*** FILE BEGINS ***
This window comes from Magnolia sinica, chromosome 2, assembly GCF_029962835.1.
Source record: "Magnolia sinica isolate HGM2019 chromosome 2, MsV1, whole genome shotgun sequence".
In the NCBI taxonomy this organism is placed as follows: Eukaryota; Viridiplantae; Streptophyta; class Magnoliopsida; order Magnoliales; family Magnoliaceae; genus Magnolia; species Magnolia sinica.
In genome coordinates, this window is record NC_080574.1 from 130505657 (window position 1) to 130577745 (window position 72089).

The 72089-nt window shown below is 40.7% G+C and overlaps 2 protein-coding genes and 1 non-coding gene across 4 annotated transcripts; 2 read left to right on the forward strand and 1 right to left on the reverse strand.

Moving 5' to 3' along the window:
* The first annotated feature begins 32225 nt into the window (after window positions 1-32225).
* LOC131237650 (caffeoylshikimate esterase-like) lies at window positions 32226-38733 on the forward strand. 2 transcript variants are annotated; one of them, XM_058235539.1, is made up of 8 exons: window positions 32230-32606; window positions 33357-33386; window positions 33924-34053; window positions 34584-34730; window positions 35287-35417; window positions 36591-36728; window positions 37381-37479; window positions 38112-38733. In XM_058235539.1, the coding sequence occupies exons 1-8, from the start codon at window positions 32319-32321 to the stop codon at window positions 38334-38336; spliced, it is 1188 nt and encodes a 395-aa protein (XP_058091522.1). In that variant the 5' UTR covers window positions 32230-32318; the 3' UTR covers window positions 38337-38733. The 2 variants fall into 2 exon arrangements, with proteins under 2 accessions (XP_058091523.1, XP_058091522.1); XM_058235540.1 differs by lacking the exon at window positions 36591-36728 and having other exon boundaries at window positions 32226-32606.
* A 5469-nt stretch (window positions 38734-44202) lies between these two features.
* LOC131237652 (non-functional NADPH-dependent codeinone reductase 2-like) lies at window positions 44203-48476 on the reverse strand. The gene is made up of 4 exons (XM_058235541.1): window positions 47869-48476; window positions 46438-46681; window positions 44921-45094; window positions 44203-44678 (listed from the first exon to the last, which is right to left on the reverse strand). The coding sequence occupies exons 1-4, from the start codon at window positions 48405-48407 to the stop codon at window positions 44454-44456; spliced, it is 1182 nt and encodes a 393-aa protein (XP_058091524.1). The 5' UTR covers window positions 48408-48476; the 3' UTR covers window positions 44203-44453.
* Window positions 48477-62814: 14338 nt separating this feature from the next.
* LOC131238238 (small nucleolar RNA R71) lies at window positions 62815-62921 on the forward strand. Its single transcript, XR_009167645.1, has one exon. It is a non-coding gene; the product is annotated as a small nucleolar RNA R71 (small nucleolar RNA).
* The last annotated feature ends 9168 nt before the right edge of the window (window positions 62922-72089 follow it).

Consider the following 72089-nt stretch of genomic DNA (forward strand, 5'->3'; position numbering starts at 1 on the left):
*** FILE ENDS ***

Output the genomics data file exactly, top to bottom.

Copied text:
This window comes from Magnolia sinica, chromosome 2, assembly GCF_029962835.1.
Source record: "Magnolia sinica isolate HGM2019 chromosome 2, MsV1, whole genome shotgun sequence".
In the NCBI taxonomy this organism is placed as follows: Eukaryota; Viridiplantae; Streptophyta; class Magnoliopsida; order Magnoliales; family Magnoliaceae; genus Magnolia; species Magnolia sinica.
In genome coordinates, this window is record NC_080574.1 from 130505657 (window position 1) to 130577745 (window position 72089).

The 72089-nt window shown below is 40.7% G+C and overlaps 2 protein-coding genes and 1 non-coding gene across 4 annotated transcripts; 2 read left to right on the forward strand and 1 right to left on the reverse strand.

Moving 5' to 3' along the window:
* The first annotated feature begins 32225 nt into the window (after window positions 1-32225).
* LOC131237650 (caffeoylshikimate esterase-like) lies at window positions 32226-38733 on the forward strand. 2 transcript variants are annotated; one of them, XM_058235539.1, is made up of 8 exons: window positions 32230-32606; window positions 33357-33386; window positions 33924-34053; window positions 34584-34730; window positions 35287-35417; window positions 36591-36728; window positions 37381-37479; window positions 38112-38733. In XM_058235539.1, the coding sequence occupies exons 1-8, from the start codon at window positions 32319-32321 to the stop codon at window positions 38334-38336; spliced, it is 1188 nt and encodes a 395-aa protein (XP_058091522.1). In that variant the 5' UTR covers window positions 32230-32318; the 3' UTR covers window positions 38337-38733. The 2 variants fall into 2 exon arrangements, with proteins under 2 accessions (XP_058091523.1, XP_058091522.1); XM_058235540.1 differs by lacking the exon at window positions 36591-36728 and having other exon boundaries at window positions 32226-32606.
* A 5469-nt stretch (window positions 38734-44202) lies between these two features.
* LOC131237652 (non-functional NADPH-dependent codeinone reductase 2-like) lies at window positions 44203-48476 on the reverse strand. The gene is made up of 4 exons (XM_058235541.1): window positions 47869-48476; window positions 46438-46681; window positions 44921-45094; window positions 44203-44678 (listed from the first exon to the last, which is right to left on the reverse strand). The coding sequence occupies exons 1-4, from the start codon at window positions 48405-48407 to the stop codon at window positions 44454-44456; spliced, it is 1182 nt and encodes a 393-aa protein (XP_058091524.1). The 5' UTR covers window positions 48408-48476; the 3' UTR covers window positions 44203-44453.
* Window positions 48477-62814: 14338 nt separating this feature from the next.
* LOC131238238 (small nucleolar RNA R71) lies at window positions 62815-62921 on the forward strand. Its single transcript, XR_009167645.1, has one exon. It is a non-coding gene; the product is annotated as a small nucleolar RNA R71 (small nucleolar RNA).
* The last annotated feature ends 9168 nt before the right edge of the window (window positions 62922-72089 follow it).

Consider the following 72089-nt stretch of genomic DNA (forward strand, 5'->3'; position numbering starts at 1 on the left):